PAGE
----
When I purchased my house as a short sale, I inherited a home warranty. I would not have purchased this myself, but I received it as a gift. What the heck! I figured I would check it out. The original policy cost $365 and I paid $105 to upgrade it to include my refrigerator, washer, and dryer. Therefore, the one year cost of the warranty was $470. (Not all warranties are worth buying).
When I got my warranty paperwork, it came as a one page document that was covered on both sides with the smallest print permissible on a legal document with more exceptions than inclusions. Bad sign. I discovered one of the rules of this warranty is that I will pay $55 for each type of service call (plumber, electrician, appliance repair, etc.) So, what happened when I called the service after discovering an inch of water under my kitchen sink?
The GOOD news:
- I was able to reach a REAL person at the warranty company at 1:00 am. They gave me a claim number and a contractor to call. But, I couldn’t call to make an appointment until later in the morning.
- Besides the leaking kitchen sink, I had several small items that needed plumbing attention. I put them all on the claim so that the contractor could look at every one. Each problem must be listed in order for the repairman to take care of it. You can not say to the repairman, “Oh, by the way, this also needs to be looked at.”It has to be on the list.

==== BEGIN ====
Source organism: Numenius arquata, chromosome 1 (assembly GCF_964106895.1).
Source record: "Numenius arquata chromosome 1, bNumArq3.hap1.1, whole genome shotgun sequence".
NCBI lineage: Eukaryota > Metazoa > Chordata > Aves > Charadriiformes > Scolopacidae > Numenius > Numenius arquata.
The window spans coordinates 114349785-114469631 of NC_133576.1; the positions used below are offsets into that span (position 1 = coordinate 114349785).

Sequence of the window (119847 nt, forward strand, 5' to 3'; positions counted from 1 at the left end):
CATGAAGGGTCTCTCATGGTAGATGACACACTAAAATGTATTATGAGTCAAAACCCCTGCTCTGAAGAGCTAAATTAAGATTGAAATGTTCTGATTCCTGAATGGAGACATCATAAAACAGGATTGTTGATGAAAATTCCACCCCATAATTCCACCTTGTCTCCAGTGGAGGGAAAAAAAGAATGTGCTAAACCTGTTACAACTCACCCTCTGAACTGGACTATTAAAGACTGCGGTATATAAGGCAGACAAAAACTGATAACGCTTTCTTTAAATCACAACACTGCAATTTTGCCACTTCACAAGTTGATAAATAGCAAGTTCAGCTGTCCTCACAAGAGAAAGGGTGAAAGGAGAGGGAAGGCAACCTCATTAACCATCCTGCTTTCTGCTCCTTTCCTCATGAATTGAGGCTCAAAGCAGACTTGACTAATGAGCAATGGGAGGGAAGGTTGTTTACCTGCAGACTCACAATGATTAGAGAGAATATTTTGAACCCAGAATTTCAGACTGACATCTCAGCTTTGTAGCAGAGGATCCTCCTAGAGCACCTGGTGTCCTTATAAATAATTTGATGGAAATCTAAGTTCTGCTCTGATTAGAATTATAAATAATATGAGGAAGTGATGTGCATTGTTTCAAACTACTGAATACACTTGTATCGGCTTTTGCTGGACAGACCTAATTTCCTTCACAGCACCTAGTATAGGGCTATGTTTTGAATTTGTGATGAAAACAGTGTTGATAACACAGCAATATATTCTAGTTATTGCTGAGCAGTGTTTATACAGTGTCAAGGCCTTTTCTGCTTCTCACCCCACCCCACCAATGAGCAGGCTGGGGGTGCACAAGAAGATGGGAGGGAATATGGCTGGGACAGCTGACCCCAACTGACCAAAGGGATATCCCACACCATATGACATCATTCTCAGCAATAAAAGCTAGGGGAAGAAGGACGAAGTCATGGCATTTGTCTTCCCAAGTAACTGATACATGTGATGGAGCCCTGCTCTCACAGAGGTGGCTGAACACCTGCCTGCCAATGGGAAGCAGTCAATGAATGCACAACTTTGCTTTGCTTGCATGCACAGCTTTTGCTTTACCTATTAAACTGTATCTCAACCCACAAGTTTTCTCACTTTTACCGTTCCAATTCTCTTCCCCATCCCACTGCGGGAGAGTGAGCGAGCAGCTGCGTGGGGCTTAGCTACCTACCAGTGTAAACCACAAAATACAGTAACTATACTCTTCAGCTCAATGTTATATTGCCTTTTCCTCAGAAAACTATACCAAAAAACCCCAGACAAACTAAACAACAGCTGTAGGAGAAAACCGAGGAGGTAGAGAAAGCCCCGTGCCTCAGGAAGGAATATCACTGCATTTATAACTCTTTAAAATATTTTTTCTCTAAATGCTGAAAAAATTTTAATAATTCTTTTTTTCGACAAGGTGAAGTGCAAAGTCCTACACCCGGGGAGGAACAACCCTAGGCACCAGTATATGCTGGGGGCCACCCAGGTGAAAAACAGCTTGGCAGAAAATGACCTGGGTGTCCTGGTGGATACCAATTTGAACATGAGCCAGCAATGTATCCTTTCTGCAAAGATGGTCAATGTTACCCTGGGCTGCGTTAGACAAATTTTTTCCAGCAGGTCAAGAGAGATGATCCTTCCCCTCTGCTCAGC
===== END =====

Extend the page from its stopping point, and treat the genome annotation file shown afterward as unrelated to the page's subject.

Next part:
- I was able to get two leaky toilets and a stubborn faucet attended to, small jobs that my husband could have done (love that Handy Hubby), but it was nice to have someone else do it and pay for the parts.
The BAD news:
- Any kind of filter system was NOT covered. The plumber could not TOUCH anything having to do with the filter system. I mean, really, he was not allowed to touch it.
- The plumber said he could not fix my faucet. He tightened it up, but said it would not hold. He said it was installed wrong, but because the filter system was part of the installation, there was nothing he could do about it.
- My warranty covered replacement with a “Chrome Builders Standard” faucet. What is that? It’s a junky plastic faucet that was not long enough to fit my kitchen sink.
- Since I didn’t want their faucet, I could buy my own faucet and they would replace it for $165. WHAT??? Yep, you heard right. If I didn’t want their faucet (which was unworkable) I had to buy my own and then pay $165 to have them install it.
- The warranty company said that they would give me a $100 cash-out if I wanted to buy my own faucet and pay to have it installed. I pointed out that it was going to cost me $165 just to install the faucet.
- When I inquired if using cash-out would void my warranty, a rep told me it would not AS LONG AS I used a licensed contractor and sent them proof of installation. Otherwise, my faucet would become an exclusion on my contract. This means that if my Handy Hubby changes the faucet (cost = $0), then my faucet is no longer covered. I have to pay $165 to a contractor to install my faucet for it to be covered.
So, dear readers, what do I do? What have you done with warranties gone wrong? Help me figure this one out.